“Put Your Head Into Gallery,” is an unusual interactive art project by Tbilisi, Georgia-based artist Tezi Gabunia. After creating realistic small-scale models of famous rooms in art galleries, Gabunia and his collaborators put them on display and invited visitors to his exhibition to pose with their heads inside the tiny spaces. The resulting photos show giant heads peering into well-known art galleries.
Mini replicas were made of the following four spaces: Saatchi Gallery (Tezi Gabunia), The Louvre (Rubens), Tate Modern (Hirst), and Gagosian Gallery (Liechtenstein). The models were created with laser cutting and consisted of PVC, plexiglass, wooden paper, and glue.
“The project also involves exhibitions of different artists in above-mentioned spaces,” Gabunia writes. “Transportable feature of the models makes these galleries accessible for everyone. Moreover, anyone can look into gallery, take a photo and become an exhibit.”
Here’s a behind-the-scenes video showing visitors lining up to have their face photos taken inside the little galleries:
Here are some of the photos that resulted (you can find the complete albums here and here):
(via Tezi Gabunia via Laughing Squid)
Credits: Concept by Tezi Gabunia, Ucha Urushadze, Nika Maisuradze, Dato Tsanava. Photography by Andro Eradze, Saba Shengelia, Chipo Pelicano, Giorgi Machavariani, and Ani Beridze.
Want to see what photo studios were like a century ago? Turkish artist Ali Alamedy recently spent 9 months building a 1900s photo studio… as a miniature tabletop diorama.
The model shows an era in which photographers were largely limited to using natural light from the sun shining in through the translucent ceiling.
As you can see, the miniature studio is extremely detailed. Alamedy created everything from scratch using various materials (mostly wood, copper, and paper). He faithfully recreated over 100 miniature objects for the space, from tiny large format cameras to the frames and photos on the walls.
“There were lots of challenges, especially when I was doing the research,” Alamedy writes. “I could find only few pictures from old studios all in white and black.”
In addition to referencing the old photos of old photo studios, Alamedy also researched the state of photography of the time to find out how photographers operated and what tools and techniques they used. The extensive research allowed Alamedy to faithfully recreate the look and feel of the early days of photography.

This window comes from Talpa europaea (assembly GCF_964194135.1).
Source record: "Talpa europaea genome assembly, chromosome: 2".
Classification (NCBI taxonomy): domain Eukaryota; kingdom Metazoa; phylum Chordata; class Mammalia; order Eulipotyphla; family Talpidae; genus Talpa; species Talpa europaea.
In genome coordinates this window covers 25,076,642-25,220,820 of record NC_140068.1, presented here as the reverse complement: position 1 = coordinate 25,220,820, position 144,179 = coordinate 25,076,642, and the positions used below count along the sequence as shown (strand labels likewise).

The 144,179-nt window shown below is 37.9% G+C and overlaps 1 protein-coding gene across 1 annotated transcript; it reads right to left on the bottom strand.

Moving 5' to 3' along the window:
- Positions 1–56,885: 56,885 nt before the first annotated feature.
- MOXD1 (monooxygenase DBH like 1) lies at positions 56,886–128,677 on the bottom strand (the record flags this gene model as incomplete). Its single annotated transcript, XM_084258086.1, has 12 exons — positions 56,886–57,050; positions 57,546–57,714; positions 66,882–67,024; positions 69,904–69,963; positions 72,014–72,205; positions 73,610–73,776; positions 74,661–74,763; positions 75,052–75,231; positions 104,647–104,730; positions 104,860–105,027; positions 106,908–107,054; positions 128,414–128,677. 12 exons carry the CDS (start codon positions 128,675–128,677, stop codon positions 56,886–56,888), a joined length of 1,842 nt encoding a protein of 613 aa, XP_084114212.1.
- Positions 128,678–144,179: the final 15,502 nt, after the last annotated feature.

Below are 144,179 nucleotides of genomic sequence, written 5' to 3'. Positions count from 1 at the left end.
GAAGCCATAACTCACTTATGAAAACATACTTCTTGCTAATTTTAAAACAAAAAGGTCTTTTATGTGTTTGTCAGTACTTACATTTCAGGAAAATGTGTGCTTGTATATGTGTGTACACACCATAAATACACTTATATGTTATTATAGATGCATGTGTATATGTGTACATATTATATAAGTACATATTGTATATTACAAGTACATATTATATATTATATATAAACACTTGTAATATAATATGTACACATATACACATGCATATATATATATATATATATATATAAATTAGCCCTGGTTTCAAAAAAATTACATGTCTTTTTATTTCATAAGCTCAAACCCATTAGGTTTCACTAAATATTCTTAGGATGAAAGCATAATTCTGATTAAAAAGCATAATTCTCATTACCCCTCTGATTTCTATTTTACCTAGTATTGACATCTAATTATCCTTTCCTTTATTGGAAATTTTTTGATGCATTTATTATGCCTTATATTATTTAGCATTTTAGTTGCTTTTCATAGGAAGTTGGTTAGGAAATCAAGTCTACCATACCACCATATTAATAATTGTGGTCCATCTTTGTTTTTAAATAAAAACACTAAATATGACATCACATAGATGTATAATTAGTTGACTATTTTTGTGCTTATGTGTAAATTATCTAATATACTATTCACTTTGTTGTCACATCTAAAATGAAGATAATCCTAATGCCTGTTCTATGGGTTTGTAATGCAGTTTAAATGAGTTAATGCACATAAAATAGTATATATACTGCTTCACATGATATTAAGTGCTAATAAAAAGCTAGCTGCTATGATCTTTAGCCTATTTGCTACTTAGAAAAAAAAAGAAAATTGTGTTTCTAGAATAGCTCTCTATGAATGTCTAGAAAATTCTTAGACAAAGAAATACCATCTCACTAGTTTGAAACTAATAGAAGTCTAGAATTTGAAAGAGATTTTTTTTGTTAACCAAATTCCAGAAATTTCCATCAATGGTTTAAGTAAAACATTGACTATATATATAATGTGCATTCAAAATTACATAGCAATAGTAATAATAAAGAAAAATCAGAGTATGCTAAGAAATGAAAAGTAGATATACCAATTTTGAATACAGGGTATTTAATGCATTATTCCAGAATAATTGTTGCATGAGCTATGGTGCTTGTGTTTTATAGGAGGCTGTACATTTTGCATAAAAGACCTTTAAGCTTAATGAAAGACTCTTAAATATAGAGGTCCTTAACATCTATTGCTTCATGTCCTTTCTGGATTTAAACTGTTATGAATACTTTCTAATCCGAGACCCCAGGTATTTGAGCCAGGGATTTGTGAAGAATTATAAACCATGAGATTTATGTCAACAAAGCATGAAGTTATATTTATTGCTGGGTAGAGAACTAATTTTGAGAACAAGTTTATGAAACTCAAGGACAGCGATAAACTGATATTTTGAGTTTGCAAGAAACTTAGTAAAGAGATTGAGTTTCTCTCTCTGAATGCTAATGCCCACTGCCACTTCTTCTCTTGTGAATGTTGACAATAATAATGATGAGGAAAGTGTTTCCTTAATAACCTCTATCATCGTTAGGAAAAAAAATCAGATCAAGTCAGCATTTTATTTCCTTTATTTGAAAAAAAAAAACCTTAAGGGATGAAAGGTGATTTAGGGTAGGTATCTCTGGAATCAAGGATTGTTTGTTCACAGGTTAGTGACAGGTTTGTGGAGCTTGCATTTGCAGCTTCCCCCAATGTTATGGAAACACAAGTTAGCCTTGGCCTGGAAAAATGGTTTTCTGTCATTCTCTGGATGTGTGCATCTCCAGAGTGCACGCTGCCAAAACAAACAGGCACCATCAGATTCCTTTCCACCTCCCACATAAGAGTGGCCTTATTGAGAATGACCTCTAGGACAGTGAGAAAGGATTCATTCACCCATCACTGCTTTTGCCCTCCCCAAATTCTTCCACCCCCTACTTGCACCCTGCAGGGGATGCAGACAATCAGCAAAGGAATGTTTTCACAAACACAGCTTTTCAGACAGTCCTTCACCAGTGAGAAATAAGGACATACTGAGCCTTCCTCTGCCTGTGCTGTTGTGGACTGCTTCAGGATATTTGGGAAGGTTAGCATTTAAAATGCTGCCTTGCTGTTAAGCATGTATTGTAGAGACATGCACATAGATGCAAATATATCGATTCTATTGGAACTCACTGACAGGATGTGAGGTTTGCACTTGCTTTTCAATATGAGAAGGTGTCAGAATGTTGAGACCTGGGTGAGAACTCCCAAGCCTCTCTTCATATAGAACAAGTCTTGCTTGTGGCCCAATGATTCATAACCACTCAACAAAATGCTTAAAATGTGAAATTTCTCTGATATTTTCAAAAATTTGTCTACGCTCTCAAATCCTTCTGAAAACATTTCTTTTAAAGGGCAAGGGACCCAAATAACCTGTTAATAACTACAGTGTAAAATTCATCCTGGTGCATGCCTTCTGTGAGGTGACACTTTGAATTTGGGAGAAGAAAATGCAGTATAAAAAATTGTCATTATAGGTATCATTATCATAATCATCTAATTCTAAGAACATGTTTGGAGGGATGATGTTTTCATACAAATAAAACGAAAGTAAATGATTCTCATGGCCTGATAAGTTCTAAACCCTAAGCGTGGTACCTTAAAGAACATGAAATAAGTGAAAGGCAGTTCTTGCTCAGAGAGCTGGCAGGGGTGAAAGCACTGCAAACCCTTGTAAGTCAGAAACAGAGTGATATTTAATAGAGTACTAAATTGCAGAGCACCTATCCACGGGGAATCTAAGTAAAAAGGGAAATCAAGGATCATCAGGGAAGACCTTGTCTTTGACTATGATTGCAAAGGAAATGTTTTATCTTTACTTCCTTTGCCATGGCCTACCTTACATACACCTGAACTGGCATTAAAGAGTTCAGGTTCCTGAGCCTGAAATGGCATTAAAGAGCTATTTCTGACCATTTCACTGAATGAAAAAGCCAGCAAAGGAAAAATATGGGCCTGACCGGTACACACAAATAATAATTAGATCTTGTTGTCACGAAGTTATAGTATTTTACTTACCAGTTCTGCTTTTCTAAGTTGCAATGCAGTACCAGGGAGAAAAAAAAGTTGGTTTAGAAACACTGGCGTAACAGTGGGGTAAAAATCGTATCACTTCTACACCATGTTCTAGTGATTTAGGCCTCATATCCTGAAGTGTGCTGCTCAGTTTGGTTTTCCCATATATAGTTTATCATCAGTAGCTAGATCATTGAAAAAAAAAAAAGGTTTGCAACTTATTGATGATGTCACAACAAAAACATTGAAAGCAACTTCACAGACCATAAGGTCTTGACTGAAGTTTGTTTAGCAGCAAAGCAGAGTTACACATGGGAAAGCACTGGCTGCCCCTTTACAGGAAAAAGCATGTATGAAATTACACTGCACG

You can find more of Alamedy’s work on Facebook, Instagram, and Behance.
(via DIYP via Bored Panda)
When Switzerland-based photographers Joakim Cortis and Adrian Sonderegger have some down time between projects, they work on an ambitious photo project of their own. Since 2012, the duo has been recreating some of the most iconic photos captured throughout history… as miniature tabletop dioramas.
The duo started their Icons project with a recreation of “Rhein II,” the photograph by Andreas Gursky that sold for $4.3 million back in 2011, becoming the world’s most expensive photograph.
Here’s the miniature version they created followed by the original photo it was based on by Andreas Gursky:
After deciding on which shot to recreate, Cortis and Sonderegger collect the materials they need to make the scene look realistic. Things like model cars and airplanes, cement, paper, cotton balls, and more.
Each recreation is highly detailed and extremely faithful to the original shot. Projects take from 1-2 days up to 2-3 weeks to complete, depending on the complexity of the original photo.
Here are photographs in the series so far, followed by the famous images they were made to look like:
The world’s first photo by Joseph Nicéphore Niépce
Abu Ghraib photo by an unknown US soldier
Mont Blanc by Louis-Auguste Bisson & Auguste-Rosalie Bisson
The crash of the Concorde by Toshihiko Sato
Hindenberg disaster at Lakehurst by Sam Shere
The atomic bomb dropped on Nagasaki by Charles Levy
Footstep on the moon by Edwin Aldrin
Munich massacre by Ludwig Wegmann
Hoax photo of the Loch Ness monster
The Battle of Broodseinde by Ernest Brooks
Tankman on Tiananmen Square by Stuart Franklin
The Wright Brothers’ first flight John Thomas Daniels
Cortis and Sonderegger say that this is an ongoing project, and that they hope to publish the photographs as a book in the future.
(via Wired and Birds in Flight)
Tokyo-based artist Satoshi Araki is a man whose eye for the detail is immediately evident when you look at his dioramas… if you can even tell they’re dioramas, that is.
For each miniature, Araki painstakingly plans out the layout of his trashed and scattered street scenes and photographs in such a way that, often, you’d be hard-pressed to identify them as dioramas at all..
The 45-year-old artist makes a living by crafting many of the items seen in the scenes he photographs, but in his free time, he enjoys putting his skills to use creating photographs of urban decay and war-torn streets.
Araki uses a variety of materials to create the lifelike scenes — from styrofoam to die-cast cars — sculpting and painting them to perfection. When he needs ideas, he says a simple Google image search gets the job done, providing him with enough visual inspiration to bring the pieces of plastic and styrofoam to life.
From miniature newspapers to Coke cans with Arabic branding, the meticulous nature of his work is truly impressive. Here are a set of images of his dioramas, as well as some behind the scenes images for scale:
To keep up with Araki and his work, visit his website or follow him on Facebook.
(via Laughing Squid)
Image credits: Photographs by Satoshi Araki and used with permission